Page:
Is a speed trap legal in Vermont?

In order to determine the viability of a speed trap defense, one must first ask themselves, what is the legal definition of a Vermont speed trap.  A speed trap is defined as a speed limit that is unjustified based on specific factors set forth by the National Highway Traffic Safety Association as well as the local Governor’s Highway Safety Program.  Based on the evaluation of engineers in these programs, local and state speed limits are set based on specific factors including the type of roadway, the visibility of drivers while on that specific stretch of roadway and population density.  It is the intent of these evaluations to reasonably limit the speed limit to ensure the safety of drivers and pedestrians alike.  If it is found that a Vermont speed limit sign was posted at a speed lower then what a study would conclude, then it could be defined as a “speed trap” and subject to attack at a Vermont traffic hearing.

However, providing that a speed limit is in fact not supported by NHTSA or GHSP is a difficult task.  Further, even if an argument can be made that the speed limit does not fit the defined criteria, once would also have to show what criteria that specific stretch of roadway would fit into and what an appropriate speed limit would be.  Most traffic judges will limit such an inquiry at trial, given that the purpose of the traffic court is to efficiently resolve cases, not allow for hours of testimony as to why a speed limit was in fact a speed trap.

One of the only real ways to implement change is to demand a study be conducted on the stretch of roadway by a NHTSA or GHSP engineer.  If this is conducted, the study itself could be considered a public record and could potentially be admissible in Court.  Certain stretches of road, especially on Vermont Route 100 may be subject to additional studies in the future and could be a key piece of evidence if a favorable result is concluded that will show that a speed limit is unreasonably low and thus is considered a speed trap.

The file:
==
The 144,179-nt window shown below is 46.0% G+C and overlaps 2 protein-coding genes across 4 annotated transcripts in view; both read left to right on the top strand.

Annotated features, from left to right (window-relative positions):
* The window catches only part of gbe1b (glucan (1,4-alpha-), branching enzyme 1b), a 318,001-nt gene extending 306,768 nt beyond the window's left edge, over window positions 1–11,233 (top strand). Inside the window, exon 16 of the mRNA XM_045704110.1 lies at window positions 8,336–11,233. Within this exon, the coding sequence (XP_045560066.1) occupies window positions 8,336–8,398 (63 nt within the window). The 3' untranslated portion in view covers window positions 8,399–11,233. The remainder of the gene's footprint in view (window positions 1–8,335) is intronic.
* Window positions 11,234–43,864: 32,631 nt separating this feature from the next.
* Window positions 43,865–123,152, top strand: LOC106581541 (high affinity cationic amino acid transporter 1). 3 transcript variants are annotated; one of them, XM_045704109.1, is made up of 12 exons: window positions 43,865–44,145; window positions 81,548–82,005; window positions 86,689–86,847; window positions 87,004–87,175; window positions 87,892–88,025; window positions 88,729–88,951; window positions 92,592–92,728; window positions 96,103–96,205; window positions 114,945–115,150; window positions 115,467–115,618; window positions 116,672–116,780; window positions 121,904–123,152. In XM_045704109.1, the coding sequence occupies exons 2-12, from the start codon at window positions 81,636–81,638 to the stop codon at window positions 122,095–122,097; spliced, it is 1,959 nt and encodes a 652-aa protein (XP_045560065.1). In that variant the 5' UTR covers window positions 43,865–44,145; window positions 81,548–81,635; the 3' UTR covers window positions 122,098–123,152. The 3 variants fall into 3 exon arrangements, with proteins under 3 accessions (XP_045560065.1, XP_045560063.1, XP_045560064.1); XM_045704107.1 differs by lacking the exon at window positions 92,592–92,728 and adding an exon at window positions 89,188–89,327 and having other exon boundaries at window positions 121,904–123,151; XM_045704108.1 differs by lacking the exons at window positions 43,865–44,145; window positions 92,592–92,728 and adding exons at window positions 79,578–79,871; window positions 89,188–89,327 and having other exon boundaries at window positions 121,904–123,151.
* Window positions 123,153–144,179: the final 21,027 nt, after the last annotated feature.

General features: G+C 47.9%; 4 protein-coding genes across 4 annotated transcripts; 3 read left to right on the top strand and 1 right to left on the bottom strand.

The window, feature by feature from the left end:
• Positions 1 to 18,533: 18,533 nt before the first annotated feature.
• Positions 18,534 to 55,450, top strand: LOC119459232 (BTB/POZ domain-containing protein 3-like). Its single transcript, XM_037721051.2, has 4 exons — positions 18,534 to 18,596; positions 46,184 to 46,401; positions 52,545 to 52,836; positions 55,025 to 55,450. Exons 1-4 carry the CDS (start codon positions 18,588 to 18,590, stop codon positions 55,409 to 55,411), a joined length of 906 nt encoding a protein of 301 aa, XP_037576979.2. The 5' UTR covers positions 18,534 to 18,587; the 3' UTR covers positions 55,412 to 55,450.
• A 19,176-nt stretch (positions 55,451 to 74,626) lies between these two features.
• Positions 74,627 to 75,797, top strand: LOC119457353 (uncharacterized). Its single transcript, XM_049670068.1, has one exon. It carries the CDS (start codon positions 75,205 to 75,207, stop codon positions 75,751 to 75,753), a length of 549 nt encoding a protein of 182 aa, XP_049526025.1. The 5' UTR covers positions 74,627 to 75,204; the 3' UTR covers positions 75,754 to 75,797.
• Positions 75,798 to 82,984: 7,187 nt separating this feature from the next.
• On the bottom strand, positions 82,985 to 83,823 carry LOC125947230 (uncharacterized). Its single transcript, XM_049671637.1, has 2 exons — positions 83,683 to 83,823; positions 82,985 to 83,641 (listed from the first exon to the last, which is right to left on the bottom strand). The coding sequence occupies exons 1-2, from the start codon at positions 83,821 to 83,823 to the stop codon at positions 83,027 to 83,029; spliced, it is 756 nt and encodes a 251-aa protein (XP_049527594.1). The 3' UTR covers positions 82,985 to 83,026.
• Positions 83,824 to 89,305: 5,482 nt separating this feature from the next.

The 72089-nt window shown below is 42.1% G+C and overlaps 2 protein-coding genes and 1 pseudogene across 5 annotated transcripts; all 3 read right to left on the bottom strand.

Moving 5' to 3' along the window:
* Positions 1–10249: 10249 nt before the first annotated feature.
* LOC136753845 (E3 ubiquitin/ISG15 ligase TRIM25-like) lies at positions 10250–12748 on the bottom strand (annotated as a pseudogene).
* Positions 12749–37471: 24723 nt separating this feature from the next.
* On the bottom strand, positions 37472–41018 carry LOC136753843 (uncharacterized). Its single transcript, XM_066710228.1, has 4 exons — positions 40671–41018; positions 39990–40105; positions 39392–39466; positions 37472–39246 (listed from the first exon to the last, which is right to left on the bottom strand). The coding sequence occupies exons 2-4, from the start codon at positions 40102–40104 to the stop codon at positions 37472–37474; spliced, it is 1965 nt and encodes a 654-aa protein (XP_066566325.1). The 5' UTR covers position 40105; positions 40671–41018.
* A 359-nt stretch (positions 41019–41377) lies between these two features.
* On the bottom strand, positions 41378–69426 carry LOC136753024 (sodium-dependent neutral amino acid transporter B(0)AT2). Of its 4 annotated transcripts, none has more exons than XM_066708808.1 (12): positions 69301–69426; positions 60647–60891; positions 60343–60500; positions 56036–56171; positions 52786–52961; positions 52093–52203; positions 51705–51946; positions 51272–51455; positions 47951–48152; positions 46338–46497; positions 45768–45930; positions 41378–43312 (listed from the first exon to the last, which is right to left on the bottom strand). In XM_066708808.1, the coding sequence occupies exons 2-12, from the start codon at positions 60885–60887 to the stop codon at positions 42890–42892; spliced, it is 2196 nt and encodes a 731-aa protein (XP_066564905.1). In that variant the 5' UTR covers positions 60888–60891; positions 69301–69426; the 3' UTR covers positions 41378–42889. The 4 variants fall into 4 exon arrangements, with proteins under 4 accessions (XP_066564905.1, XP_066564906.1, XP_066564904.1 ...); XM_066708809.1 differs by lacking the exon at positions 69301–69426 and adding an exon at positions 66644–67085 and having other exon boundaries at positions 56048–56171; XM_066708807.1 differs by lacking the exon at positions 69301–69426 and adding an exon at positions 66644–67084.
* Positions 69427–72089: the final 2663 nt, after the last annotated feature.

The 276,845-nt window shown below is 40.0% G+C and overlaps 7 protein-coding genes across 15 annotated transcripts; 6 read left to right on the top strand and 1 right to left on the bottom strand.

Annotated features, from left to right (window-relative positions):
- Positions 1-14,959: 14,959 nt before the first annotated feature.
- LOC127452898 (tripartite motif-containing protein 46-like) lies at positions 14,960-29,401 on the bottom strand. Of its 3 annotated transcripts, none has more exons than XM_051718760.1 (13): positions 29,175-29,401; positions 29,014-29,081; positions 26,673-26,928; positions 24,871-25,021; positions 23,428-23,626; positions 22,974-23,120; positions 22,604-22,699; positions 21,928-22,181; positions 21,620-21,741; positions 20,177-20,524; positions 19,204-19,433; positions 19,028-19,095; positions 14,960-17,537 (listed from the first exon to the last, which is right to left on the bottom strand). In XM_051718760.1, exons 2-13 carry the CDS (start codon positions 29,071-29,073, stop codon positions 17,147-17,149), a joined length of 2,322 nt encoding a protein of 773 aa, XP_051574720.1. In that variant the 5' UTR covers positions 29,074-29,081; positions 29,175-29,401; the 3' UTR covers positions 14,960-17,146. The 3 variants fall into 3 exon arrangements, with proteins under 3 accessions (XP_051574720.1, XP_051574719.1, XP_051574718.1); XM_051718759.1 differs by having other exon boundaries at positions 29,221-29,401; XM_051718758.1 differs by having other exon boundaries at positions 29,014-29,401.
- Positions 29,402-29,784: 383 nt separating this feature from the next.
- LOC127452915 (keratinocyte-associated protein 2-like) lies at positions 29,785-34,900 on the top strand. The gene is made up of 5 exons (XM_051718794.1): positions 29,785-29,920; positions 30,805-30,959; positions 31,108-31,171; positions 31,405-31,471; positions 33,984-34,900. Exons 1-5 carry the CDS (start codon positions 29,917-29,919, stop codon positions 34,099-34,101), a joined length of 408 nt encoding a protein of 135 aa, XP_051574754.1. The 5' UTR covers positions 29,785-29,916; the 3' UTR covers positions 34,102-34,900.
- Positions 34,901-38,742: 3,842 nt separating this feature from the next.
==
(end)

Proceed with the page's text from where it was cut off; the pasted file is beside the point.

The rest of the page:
The ultimate Vermont traffic ticket double whammy

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Its bad enough for a motorist to be put in handcuffs after being charged with excessive speed, a criminal offense that carries up to 90 days in prison and a suspension of one’s license.  However, what more and more motorists are seeing besides the citation to appear in a Vermont court, is that they are also facing a substantial civil infraction for the same offense, a penalty that could result in 8 or more points on one’s driving license and a fine nearing or exceeding $1,000.

There is a method of thinking behind law enforcements issuance of both the civil and criminal violations and it takes some significant digging to figure our exactly what they are looking for with regards to a resolution of the cases.  However, in many cases, prosecutors take a one, or the other mentality, where they are satisfied with a motorist pleading to one of the charges in exchange for them dismissing the other.  However, this determination if fact-specific and varies from case to case depending on a wide range of factors, such as one’s driving history, how they handled their interaction with police as well as other factors such as prior criminal convictions.

Thus, it is extremely important with excessive speed criminal charges and the accompanying civil charge, to contest them both so that a motorist can preserve their rights to negotiate a favorable deal at a later time once all the facts come to light.

Excessive Speed criminal charges in Vermont are no joke.  They come with serious financial penalties and the risk of having a criminal conviction on a motorists’ record for the rest of their life.  Thus, it is important to set forth a plan on how to deal with these charges early in the prosecution of the charge.  It may just set the motorist on a path far less detrimental then if they just succumb to law enforcement’s suggested punishment.